Minoji

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The Minoji (美濃路 Mino Road?) was a 60 km (37 mi) highway in Japan during the Edo period. It was a secondary route, ranked below the Edo Five Routes in importance, and connected Miya-juku on the Tōkaidō with Tarui-juku on the Nakasendō.[1]

The road received much use before and after the Battle of Sekigahara in 1600. Fukushima Masanori, the leader of the eastern armies, traveled the Minoji from Okoshi (modern-day Ichinomiya) to Mino Province for the battle. Tokugawa Ieyasu, the victor of the battle, traveled the route afterwards to a hero's welcome. It was also referred to as the Kichirei Kaidō (吉例街道).

Major travelers[edit]

Stations of the Minoji[edit]

Hiroshige's print of Miya-juku, part of the The Sixty-nine Stations of the Kiso Kaidō series
Hiroshige's print of Tarui-juku

Including the starting and ending points, there were only nine post stations on the Minoji.[2] The route was named after Mino Province, which makes up the southern portion of the modern-day Gifu Prefecture. As such, the route spans both Aichi and Gifu prefectures. The stations are listed below, with their current municipality in parentheses.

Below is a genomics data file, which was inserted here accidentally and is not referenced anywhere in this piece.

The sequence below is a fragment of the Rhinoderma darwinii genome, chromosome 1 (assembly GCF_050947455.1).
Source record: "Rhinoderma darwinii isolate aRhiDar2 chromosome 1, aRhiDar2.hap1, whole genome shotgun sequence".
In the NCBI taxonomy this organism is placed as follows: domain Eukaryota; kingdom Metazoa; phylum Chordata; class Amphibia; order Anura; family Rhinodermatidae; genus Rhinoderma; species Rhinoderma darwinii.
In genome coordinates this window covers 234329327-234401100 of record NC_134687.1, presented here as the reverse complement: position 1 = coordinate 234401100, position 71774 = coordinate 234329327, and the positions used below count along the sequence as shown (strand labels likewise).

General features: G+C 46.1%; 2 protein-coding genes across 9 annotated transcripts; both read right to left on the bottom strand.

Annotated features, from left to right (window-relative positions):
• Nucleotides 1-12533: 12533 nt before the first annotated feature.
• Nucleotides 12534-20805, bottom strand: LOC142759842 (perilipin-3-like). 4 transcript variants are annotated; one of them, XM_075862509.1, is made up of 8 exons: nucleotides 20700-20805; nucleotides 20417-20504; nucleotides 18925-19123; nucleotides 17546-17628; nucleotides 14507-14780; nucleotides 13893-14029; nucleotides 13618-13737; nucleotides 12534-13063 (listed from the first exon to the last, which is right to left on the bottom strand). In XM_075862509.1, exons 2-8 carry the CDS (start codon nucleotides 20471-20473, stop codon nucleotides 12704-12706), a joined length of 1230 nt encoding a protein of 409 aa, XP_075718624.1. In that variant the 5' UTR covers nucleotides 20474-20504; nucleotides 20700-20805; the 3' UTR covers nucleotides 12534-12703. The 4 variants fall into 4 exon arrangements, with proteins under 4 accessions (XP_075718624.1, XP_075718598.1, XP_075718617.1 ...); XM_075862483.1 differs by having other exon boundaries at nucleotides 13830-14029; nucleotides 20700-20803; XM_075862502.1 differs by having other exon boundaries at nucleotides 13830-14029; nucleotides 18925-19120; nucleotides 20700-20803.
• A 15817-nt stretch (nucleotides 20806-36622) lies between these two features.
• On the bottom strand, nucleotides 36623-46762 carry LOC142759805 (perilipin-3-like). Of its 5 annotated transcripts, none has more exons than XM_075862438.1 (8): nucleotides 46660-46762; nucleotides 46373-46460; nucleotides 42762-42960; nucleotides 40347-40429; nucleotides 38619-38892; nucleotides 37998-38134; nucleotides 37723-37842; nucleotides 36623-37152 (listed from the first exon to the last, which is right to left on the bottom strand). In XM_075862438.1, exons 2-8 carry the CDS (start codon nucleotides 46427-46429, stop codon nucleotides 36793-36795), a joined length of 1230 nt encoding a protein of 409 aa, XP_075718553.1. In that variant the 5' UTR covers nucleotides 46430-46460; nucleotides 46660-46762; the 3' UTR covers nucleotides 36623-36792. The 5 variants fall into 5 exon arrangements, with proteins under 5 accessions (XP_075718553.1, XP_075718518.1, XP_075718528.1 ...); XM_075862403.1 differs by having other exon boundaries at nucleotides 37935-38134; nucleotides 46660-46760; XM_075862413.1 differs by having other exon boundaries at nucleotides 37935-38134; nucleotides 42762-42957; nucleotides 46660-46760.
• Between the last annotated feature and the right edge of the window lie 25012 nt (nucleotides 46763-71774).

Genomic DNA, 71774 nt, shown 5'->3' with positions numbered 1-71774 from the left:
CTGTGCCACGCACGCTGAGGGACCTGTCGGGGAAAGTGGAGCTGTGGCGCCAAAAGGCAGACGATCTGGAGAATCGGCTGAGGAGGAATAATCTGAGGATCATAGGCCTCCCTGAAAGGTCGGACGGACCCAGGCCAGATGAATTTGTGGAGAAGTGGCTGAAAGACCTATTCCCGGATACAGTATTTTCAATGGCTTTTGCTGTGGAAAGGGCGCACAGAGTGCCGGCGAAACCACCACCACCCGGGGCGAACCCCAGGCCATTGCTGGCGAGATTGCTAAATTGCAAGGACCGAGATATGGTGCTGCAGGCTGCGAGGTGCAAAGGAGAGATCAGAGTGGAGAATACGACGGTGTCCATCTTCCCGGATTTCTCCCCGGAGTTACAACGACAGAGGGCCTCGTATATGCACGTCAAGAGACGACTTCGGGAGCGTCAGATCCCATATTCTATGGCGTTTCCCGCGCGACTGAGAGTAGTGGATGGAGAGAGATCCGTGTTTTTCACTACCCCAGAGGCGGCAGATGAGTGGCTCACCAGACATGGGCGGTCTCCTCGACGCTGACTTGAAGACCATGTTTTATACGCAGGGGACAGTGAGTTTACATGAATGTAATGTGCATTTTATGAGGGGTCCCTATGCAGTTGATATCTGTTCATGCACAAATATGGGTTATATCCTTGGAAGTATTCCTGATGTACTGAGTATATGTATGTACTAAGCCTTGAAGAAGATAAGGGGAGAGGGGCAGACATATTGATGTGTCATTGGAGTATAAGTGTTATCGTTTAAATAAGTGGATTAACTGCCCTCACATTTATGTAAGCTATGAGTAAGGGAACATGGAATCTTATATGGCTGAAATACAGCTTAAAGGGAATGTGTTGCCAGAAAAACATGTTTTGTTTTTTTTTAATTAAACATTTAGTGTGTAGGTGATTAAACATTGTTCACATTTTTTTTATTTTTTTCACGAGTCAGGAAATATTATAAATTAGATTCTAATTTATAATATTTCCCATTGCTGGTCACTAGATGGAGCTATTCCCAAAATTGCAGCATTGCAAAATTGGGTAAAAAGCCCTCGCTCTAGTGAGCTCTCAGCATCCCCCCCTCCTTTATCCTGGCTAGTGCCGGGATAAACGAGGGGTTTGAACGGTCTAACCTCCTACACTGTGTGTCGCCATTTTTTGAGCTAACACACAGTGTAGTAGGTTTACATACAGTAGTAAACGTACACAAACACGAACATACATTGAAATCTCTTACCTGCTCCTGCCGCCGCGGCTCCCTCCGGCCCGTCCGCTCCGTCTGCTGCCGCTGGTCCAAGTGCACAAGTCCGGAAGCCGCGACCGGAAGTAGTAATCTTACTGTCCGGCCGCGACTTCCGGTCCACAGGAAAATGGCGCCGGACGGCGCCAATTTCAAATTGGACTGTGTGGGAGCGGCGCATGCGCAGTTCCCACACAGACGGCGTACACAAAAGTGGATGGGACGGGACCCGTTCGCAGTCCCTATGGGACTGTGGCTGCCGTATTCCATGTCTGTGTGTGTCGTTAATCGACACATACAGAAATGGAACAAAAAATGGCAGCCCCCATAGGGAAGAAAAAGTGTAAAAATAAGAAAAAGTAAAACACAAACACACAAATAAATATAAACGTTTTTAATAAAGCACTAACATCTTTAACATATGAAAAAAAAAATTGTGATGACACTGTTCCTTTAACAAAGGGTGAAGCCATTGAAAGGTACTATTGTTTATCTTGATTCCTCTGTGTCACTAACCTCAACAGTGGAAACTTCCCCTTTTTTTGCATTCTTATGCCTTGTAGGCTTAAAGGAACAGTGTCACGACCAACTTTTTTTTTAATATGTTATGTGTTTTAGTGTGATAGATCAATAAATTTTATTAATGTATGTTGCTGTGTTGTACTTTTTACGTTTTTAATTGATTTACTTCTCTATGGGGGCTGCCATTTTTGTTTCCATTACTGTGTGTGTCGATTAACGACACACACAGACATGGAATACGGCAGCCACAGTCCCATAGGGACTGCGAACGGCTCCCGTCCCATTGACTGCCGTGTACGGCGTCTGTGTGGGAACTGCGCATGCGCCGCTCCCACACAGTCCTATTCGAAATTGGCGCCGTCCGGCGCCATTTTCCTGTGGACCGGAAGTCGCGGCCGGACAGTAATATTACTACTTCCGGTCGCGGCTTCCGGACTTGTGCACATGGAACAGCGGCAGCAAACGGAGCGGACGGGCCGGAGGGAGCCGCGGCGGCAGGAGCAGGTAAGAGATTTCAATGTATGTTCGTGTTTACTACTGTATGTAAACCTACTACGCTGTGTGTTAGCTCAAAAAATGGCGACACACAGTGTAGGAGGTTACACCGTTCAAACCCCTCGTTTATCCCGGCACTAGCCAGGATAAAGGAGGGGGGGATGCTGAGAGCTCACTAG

Aichi Prefecture[edit]

1. Miya-juku (宮宿) (Atsuta-ku, Nagoya) (also part of the Tōkaidō)
2. Nagoya-juku (名古屋宿) (Naka-ku, Nagoya)
3. Kiyosu-juku (清須宿) (Kiyosu)
4. Inaba-juku (稲葉宿) (Inazawa)
5. Hagiwara-juku (萩原宿) (Ichinomiya)
6. Okoshi-juku (起宿) (Ichinomiya)

Gifu Prefecture[edit]

7. Sunomata-juku (墨俣宿) (Ōgaki)
8. Ōgaki-juku (大垣宿) (Ōgaki)
9. Tarui-juku (垂井宿) (Tarui, Fuwa District) (also part of the Nakasendō)

Other uses[edit]

The Tōkaidō Main Line, the Tōkaidō Shinkansen and the Tōmei and Meishin expressways all follow the historical Tōkaidō from Tokyo to Nagoya. From Gifu to Kusatsu, the routes all follow the historical Nakasendō. As such, the route between Nagoya and Gifu is also called "Minoji." Also, the modern Route 22 follows the path of the Minoji.

See also[edit]

References[edit]

  1. ^ Hiroshige - Kisokaido Road. Hiroshige.org. Accessed December 8, 2007.
  2. ^ Minoji: Kaidō. Chubu Wide Area Tourism. Accessed December 8, 2007.